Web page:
The analysis phase of the project involved compiling geological data in preparation for drilling the actual deep-rock wells. The analyses show that temperatures in the bedrock are as expected: The temperature at a depth of two kilometres exceeds 38 °C, which confirms the viability of the project.
St1 plans to begin drilling the seven-kilometre wells during the first months of next year, and to start commercial operation on Finland’s first pilot plant for geothermal heat production in 2017. The heat generated by the plant will be sold to Fortum’s district heating network, and it will cover up to 10% of Espoo’s district heating needs.
The geothermal heat production project in Espoo is one of the most important renewable energy initiatives in Finland, and it will give Finland a completely new, fully emission-free alternative for district heat production. The project will give a considerable boost to Finland’s energy self-sufficiency and efforts to reduce emissions, as district heating is the most common form of heating in Finland: District heating currently heats the homes of a total of 2.7 million Finns.
“Our geothermal heat production project has been received extremely positively. Cooperation with the City of Espoo, the authorities and decision-makers has run smoothly, and progress has been excellent. The Finnish Funding Agency for Innovation Tekes has lent its support to the project, and we are currently waiting for a positive decision from the Ministry of Employment and the Economy. We are hoping to be able to begin drilling the actual wells as soon as possible, as this renewable and innovative energy technology demonstration could revolutionise district heat production in Finland”, says St1’s Director of Renewable Energy Jari Suominen.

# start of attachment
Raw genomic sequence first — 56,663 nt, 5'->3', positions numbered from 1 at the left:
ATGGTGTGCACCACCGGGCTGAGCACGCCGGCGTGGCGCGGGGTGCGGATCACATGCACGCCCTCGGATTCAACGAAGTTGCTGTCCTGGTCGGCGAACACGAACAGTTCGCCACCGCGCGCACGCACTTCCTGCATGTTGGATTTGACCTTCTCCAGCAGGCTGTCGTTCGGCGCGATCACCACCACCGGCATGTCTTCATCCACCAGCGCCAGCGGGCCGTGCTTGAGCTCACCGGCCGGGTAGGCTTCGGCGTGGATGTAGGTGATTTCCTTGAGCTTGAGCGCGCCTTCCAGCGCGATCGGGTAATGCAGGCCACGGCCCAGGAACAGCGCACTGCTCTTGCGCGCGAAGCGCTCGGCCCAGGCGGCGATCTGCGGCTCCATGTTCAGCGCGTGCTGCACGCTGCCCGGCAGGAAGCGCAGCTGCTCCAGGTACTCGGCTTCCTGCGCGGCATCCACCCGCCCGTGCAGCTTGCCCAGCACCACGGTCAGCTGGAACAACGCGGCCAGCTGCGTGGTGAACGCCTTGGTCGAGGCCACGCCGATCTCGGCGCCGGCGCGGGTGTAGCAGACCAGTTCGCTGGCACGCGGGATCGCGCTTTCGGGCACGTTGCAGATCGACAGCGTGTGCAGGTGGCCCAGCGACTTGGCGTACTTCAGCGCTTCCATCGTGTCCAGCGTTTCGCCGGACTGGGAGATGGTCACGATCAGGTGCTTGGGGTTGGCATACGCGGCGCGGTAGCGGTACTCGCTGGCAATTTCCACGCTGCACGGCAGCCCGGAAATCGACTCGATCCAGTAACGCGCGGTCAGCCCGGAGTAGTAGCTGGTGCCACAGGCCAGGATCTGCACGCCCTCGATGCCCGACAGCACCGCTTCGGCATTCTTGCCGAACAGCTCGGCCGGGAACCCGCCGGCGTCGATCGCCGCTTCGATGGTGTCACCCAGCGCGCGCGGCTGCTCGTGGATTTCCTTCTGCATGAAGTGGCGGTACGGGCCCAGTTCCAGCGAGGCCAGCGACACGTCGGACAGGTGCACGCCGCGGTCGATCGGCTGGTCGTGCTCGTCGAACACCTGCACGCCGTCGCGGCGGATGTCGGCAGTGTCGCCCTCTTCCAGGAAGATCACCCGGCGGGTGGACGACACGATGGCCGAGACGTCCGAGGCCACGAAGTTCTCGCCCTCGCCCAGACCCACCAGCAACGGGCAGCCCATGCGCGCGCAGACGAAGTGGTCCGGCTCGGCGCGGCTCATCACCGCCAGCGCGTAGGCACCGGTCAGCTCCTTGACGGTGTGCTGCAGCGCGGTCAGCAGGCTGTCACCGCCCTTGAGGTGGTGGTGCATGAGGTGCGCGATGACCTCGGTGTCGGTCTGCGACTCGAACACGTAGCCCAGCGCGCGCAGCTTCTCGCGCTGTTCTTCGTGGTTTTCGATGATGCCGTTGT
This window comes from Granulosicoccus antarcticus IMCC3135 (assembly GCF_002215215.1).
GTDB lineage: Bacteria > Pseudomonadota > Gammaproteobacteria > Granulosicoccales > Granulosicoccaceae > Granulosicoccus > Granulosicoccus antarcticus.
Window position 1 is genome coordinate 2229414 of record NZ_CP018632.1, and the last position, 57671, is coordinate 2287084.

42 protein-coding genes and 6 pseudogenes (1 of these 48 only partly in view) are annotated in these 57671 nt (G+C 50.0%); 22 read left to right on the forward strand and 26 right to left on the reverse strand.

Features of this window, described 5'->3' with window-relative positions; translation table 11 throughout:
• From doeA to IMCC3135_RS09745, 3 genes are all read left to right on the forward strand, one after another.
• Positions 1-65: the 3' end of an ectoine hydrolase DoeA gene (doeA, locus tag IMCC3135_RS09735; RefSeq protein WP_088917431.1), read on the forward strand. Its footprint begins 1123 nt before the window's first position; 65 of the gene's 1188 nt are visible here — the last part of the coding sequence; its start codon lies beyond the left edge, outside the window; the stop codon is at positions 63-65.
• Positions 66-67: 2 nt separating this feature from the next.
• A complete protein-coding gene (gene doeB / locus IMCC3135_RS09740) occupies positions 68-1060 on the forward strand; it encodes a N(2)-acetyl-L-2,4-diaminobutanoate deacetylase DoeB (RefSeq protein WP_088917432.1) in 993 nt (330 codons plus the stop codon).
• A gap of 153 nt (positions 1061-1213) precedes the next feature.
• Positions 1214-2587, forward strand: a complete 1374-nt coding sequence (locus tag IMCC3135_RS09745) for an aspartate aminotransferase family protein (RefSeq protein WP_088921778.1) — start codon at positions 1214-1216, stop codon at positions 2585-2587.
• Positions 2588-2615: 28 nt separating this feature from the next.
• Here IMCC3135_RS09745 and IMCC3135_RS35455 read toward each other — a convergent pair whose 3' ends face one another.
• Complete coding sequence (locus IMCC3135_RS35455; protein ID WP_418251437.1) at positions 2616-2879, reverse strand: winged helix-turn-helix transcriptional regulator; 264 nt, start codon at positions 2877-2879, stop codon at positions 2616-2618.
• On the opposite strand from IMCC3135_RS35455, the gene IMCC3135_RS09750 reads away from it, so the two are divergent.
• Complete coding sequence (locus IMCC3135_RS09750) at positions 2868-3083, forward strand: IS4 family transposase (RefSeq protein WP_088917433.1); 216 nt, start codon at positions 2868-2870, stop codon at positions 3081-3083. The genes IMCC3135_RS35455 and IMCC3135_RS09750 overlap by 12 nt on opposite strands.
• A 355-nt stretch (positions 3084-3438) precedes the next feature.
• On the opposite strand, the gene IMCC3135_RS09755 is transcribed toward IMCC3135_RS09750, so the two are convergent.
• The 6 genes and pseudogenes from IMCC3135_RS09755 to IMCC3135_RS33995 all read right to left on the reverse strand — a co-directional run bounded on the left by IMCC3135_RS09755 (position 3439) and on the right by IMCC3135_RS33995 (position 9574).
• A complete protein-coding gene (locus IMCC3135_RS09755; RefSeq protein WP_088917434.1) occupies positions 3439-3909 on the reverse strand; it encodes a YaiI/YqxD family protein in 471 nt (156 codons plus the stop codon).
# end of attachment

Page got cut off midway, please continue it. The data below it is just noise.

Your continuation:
District Heating Innovation of the Year
St1’s geothermal heat plant project was chosen as the District Heating Innovation of the Year at the District Heating 2015 event on 27 November 2015. The aim of the competition was to identify new technological solutions, services or operating models for district heat production, use, distribution or consumption. According to the panel of judges, St1’s project is an excellent example of how to combine competitiveness, environmental friendliness and innovation in district heat production. The pilot plant will help district heating companies to respond to the increasing demands of environmental regulations, profitability targets and competition. The plant will also make district heating more competitive as a form of energy, and lower the production costs of district heat compared to current old combustion-based plants.